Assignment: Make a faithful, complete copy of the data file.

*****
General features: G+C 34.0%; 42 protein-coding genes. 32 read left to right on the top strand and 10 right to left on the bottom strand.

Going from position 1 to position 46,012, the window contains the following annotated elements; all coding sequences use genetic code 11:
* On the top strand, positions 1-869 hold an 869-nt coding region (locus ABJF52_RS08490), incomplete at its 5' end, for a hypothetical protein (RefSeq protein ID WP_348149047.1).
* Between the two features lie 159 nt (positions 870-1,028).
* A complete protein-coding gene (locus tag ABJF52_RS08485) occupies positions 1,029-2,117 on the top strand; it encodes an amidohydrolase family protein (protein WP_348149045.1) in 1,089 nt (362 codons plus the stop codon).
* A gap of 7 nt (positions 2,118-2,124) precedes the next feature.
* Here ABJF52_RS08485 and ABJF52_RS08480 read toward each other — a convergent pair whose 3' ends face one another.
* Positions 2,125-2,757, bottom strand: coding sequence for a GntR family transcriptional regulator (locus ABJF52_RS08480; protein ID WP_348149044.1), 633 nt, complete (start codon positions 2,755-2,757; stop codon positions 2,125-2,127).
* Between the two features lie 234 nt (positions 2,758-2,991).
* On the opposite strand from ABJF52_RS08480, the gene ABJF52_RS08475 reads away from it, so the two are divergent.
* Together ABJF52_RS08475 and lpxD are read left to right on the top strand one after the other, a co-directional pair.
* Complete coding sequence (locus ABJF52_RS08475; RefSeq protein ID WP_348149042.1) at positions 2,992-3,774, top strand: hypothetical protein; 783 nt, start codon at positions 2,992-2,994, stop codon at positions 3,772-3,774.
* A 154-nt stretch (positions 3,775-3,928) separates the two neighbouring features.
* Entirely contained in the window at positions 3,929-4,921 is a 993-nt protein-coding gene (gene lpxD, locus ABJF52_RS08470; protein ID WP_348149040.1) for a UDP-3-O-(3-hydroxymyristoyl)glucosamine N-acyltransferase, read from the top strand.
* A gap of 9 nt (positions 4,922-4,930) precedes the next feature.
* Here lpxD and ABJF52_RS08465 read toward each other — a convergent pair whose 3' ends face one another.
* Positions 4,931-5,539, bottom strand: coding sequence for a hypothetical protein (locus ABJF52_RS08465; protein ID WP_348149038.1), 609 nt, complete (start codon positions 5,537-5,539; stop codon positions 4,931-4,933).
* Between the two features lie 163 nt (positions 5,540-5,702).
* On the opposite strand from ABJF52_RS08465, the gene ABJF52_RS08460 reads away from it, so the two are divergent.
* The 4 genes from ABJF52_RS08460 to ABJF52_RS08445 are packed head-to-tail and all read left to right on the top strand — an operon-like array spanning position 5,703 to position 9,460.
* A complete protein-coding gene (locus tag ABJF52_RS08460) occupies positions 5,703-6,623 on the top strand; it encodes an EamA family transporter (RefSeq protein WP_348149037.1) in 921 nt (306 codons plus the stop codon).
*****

General features: G+C 34.0%; 42 protein-coding genes. 32 read left to right on the top strand and 10 right to left on the bottom strand.

Going from position 1 to position 46,012, the window contains the following annotated elements; all coding sequences use genetic code 11:
* On the top strand, positions 1-869 hold an 869-nt coding region (locus ABJF52_RS08490), incomplete at its 5' end, for a hypothetical protein (RefSeq protein ID WP_348149047.1).
* Between the two features lie 159 nt (positions 870-1,028).
* A complete protein-coding gene (locus tag ABJF52_RS08485) occupies positions 1,029-2,117 on the top strand; it encodes an amidohydrolase family protein (protein WP_348149045.1) in 1,089 nt (362 codons plus the stop codon).
* A gap of 7 nt (positions 2,118-2,124) precedes the next feature.
* Here ABJF52_RS08485 and ABJF52_RS08480 read toward each other — a convergent pair whose 3' ends face one another.
* Positions 2,125-2,757, bottom strand: coding sequence for a GntR family transcriptional regulator (locus ABJF52_RS08480; protein ID WP_348149044.1), 633 nt, complete (start codon positions 2,755-2,757; stop codon positions 2,125-2,127).
* Between the two features lie 234 nt (positions 2,758-2,991).
* On the opposite strand from ABJF52_RS08480, the gene ABJF52_RS08475 reads away from it, so the two are divergent.
* Together ABJF52_RS08475 and lpxD are read left to right on the top strand one after the other, a co-directional pair.
* Complete coding sequence (locus ABJF52_RS08475; RefSeq protein ID WP_348149042.1) at positions 2,992-3,774, top strand: hypothetical protein; 783 nt, start codon at positions 2,992-2,994, stop codon at positions 3,772-3,774.
* A 154-nt stretch (positions 3,775-3,928) separates the two neighbouring features.
* Entirely contained in the window at positions 3,929-4,921 is a 993-nt protein-coding gene (gene lpxD, locus ABJF52_RS08470; protein ID WP_348149040.1) for a UDP-3-O-(3-hydroxymyristoyl)glucosamine N-acyltransferase, read from the top strand.
* A gap of 9 nt (positions 4,922-4,930) precedes the next feature.
* Here lpxD and ABJF52_RS08465 read toward each other — a convergent pair whose 3' ends face one another.
* Positions 4,931-5,539, bottom strand: coding sequence for a hypothetical protein (locus ABJF52_RS08465; protein ID WP_348149038.1), 609 nt, complete (start codon positions 5,537-5,539; stop codon positions 4,931-4,933).
* Between the two features lie 163 nt (positions 5,540-5,702).
* On the opposite strand from ABJF52_RS08465, the gene ABJF52_RS08460 reads away from it, so the two are divergent.
* The 4 genes from ABJF52_RS08460 to ABJF52_RS08445 are packed head-to-tail and all read left to right on the top strand — an operon-like array spanning position 5,703 to position 9,460.
* A complete protein-coding gene (locus tag ABJF52_RS08460) occupies positions 5,703-6,623 on the top strand; it encodes an EamA family transporter (RefSeq protein WP_348149037.1) in 921 nt (306 codons plus the stop codon).